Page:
Chlamydia trachomatis (Ct) constitutes the most prevalent sexually transmitted bacterium worldwide. Chlamydial infections can lead to severe clinical sequelae including pelvic inflammatory disease, ectopic pregnancy, and tubal infertility. As an obligate intracellular pathogen, Ct has evolved multiple strategies to promote adhesion and invasion of host cells, including those involving both bacterial and host glycans. Here, we show that galectin-1 (Gal1), an endogenous lectin widely expressed in female and male genital tracts, promotes Ct infection. Through glycosylation-dependent mechanisms involving recognition of bacterial glycoproteins and N-glycosylated host cell receptors, Gal1 enhanced Ct attachment to cervical epithelial cells. Exposure to Gal1, mainly in its dimeric form, facilitated bacterial entry and increased the number of infected cells by favoring Ct-Ct and Ct-host cell interactions. These effects were substantiated in vivo in mice lacking Gal1 or complex β1-6-branched N-glycans. Thus, disrupting Gal1-N-glycan interactions may limit the severity of chlamydial infection by inhibiting bacterial invasion of host cells.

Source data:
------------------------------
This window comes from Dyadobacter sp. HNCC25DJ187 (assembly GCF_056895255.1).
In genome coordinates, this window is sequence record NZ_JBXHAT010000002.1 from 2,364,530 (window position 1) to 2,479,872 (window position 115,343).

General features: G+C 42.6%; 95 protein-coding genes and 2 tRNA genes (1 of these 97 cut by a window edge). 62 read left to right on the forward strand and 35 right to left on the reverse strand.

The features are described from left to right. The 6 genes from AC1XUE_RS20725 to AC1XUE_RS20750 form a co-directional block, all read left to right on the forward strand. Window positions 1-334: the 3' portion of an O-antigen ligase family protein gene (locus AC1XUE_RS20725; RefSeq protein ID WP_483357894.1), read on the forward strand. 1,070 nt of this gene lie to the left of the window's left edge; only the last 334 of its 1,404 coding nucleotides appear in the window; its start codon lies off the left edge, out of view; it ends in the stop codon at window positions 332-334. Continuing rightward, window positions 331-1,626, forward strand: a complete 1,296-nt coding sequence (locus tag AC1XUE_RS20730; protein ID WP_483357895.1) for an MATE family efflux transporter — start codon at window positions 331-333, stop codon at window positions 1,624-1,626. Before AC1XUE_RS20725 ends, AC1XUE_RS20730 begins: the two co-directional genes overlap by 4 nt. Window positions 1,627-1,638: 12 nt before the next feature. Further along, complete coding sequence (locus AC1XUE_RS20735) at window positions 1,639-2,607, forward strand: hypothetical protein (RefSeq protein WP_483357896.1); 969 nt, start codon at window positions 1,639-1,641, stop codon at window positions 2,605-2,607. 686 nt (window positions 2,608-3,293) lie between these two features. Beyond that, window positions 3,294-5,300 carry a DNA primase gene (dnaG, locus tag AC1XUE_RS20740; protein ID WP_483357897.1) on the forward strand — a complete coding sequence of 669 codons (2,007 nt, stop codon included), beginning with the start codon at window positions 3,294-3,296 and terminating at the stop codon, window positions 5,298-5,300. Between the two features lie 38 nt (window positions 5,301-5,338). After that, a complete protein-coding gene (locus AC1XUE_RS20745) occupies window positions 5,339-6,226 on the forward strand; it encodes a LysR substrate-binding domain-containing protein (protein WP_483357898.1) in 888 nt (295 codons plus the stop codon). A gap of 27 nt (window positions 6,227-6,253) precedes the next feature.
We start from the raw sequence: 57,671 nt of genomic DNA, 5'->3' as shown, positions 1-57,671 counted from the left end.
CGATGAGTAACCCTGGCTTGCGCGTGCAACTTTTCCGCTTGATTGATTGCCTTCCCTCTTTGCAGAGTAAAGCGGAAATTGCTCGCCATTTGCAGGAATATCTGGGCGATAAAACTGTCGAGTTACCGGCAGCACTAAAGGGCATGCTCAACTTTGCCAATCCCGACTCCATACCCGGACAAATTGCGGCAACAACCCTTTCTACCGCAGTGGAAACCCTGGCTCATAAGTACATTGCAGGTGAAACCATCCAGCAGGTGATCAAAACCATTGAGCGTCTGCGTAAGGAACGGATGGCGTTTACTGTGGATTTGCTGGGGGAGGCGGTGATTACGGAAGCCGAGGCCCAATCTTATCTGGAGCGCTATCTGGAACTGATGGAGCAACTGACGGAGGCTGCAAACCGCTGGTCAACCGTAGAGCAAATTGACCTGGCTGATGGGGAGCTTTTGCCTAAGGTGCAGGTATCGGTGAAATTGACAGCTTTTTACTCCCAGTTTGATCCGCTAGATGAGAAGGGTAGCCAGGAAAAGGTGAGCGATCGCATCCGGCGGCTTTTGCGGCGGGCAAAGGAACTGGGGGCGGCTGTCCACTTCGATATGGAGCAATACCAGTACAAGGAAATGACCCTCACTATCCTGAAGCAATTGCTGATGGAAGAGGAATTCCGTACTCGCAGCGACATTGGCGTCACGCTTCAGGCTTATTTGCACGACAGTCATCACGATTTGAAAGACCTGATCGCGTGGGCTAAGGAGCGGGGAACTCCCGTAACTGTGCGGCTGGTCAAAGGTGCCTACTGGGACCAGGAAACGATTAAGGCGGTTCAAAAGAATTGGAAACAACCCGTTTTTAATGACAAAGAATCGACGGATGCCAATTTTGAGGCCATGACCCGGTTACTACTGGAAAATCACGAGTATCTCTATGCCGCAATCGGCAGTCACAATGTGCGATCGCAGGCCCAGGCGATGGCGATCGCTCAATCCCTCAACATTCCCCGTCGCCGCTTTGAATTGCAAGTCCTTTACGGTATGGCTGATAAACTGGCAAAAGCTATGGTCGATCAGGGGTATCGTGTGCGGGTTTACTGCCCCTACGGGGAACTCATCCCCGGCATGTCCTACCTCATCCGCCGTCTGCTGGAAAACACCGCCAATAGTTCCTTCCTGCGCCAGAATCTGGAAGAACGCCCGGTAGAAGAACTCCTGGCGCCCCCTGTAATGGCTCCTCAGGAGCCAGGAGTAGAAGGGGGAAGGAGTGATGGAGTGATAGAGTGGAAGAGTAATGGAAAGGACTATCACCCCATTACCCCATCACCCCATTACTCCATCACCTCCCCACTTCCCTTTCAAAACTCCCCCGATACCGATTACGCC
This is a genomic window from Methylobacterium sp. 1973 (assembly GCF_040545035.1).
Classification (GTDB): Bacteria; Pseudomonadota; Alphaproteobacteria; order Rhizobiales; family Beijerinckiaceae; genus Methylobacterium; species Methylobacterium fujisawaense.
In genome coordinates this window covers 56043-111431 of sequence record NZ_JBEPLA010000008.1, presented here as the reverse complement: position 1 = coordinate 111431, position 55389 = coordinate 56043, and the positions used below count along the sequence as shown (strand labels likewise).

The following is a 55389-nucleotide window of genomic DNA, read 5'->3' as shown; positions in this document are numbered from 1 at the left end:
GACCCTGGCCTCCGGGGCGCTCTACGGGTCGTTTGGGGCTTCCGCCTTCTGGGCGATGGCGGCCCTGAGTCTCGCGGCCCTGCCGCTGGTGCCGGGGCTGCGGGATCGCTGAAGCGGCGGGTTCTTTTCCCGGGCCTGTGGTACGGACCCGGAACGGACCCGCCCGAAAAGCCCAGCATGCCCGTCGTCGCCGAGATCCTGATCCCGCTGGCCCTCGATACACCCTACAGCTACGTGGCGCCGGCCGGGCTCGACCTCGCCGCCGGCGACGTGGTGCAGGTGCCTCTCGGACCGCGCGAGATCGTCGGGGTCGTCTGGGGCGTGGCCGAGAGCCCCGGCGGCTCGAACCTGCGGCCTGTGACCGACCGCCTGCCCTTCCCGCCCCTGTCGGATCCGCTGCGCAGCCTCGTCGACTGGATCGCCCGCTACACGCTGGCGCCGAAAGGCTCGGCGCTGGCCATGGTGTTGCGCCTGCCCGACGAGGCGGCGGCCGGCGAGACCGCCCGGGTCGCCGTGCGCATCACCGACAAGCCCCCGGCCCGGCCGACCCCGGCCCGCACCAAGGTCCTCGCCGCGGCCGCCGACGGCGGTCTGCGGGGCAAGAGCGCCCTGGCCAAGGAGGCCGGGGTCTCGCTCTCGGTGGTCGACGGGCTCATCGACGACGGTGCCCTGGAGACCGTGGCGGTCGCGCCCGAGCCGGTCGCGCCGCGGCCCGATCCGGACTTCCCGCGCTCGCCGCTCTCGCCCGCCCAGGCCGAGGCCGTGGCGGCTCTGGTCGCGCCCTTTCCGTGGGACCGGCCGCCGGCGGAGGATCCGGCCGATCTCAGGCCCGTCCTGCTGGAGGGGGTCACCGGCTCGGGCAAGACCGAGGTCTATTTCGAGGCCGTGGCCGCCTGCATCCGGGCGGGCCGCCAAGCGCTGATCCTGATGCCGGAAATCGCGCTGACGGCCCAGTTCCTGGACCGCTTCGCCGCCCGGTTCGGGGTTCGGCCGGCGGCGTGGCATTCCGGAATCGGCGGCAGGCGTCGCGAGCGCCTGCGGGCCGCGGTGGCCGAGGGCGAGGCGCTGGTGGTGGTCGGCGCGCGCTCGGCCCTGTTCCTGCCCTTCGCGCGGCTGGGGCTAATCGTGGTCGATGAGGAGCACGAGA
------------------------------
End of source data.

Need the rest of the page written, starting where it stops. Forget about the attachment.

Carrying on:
Keywords: Chlamydia trachomatis; galectin-1; glycosylation; host–pathogen interactions; sexually transmitted diseases.